When I was in high school, I knew three teen guys who were clearly going bald. One of them, the right tackle on my school’s football team, was totally bald by the time he turned eighteen. I thought that was strange, but it became way too personal when my barber told me she thought I was starting to bald when I was fifteen. I actually started shedding hair when I was eighteen, and that’s when I began to look into ways to stop my hair loss.
While being bald will not stop a guy from being popular or even getting dates, it’s not a trait that most people expect out of a teen or even a young adult. So, balding in your teenage years isn’t generally attractive.
Even if you’re an adult who found this article through a search engine, this essay will help a male of any age who is starting to bald keep his hair. The key is to stop it as early as possible, so if you are losing hair, deal with it ASAP.
There are several causes for hair loss in guys; a few of them are illnesses and conditions that can be treated. However, the most common is called “male pattern baldness.” It is likely genetic and may be related primarily to genes from your mother’s side. So look at your mom’s brothers to maybe see where you are headed.
Male pattern baldness is related to the chemical DHT, a by-product of testosterone production, and typically the more traditionally manly you are (hairy body, able to grow a thick beard easily), the more likely you are to go bald.
Male pattern baldness is the kind where the hair goes first in the front and the top of the head until all a guy has left is a semi-circle around the sides of the head.
The timeline for baldness varies for every guy. Most males who go bald do so later in life. But, teen boys can also start losing hair too and, like my friends, be almost completely bald by their eighteenth birthday. Even those teens whose thinning hair isn’t completely gone by the time they graduate will likely be totally bald by their early twenties.
The good news is that if male pattern baldness is caught early, it can be stopped. If you are a teen reading this, that may be a relief, especially if you’ve noticed your hair is thinning. Keep in mind that some hair loss is normal. However, if you are losing a lot of it, especially near the back top of the head and the front, then you may be going bald. Your friends, family, and barber can probably also let you know if they’ve noticed a change.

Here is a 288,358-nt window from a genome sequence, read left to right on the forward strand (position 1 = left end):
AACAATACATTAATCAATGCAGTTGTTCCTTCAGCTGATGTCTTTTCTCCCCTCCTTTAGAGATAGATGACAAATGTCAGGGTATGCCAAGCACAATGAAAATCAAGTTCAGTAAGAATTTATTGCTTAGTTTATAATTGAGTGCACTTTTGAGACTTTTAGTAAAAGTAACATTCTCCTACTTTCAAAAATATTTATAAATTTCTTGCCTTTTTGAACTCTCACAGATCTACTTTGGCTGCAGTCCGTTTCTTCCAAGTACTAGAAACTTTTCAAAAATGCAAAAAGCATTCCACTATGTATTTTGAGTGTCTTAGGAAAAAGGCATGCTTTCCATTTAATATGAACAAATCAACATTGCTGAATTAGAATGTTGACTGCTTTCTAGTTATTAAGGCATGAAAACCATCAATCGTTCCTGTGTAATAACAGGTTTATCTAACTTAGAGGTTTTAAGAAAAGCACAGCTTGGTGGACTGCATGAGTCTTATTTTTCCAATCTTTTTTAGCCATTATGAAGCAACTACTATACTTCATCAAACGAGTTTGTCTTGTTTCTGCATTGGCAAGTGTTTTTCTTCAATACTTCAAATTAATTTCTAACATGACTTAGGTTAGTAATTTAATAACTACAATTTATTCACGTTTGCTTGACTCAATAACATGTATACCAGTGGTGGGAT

If you think you’re going bald, visit a doctor to confirm that your hair loss is genetic and that it’s not some treatable condition. If you are thinning due to male pattern baldness, there are many options to keep your hair. If you catch it early, there is a drug called minoxidil (also known as Rogaine/Regaine) that is both cheap, effective, and easy to apply. Minoxidil, at least in the US, doesn’t require a doctor’s prescription and is sold over the counter.
In fact if you click this link to Amazon (or see some options at the end of the article) a six month supply is currently less than thirty dollars! This drug should help you keep the hair you have and may even regrow some of it.
You can find it in the haircare section of most stores. It’s pretty cheap too (the generic anyway). Always use it under the supervision of a doctor. If underage, check with a parent.
You simply apply a small amount to the scalp twice a day with a dropper.
If you’re going bald as a teenager (or a male of any age), then make sure to act quickly. Once you lose most of your hair, your options to keep and/or regrow it become much more difficult and expensive.
Also, David wrote a very detailed article about how he (and I) regrew hair and stopped hair loss for many years, which involves more options than just minoxidil.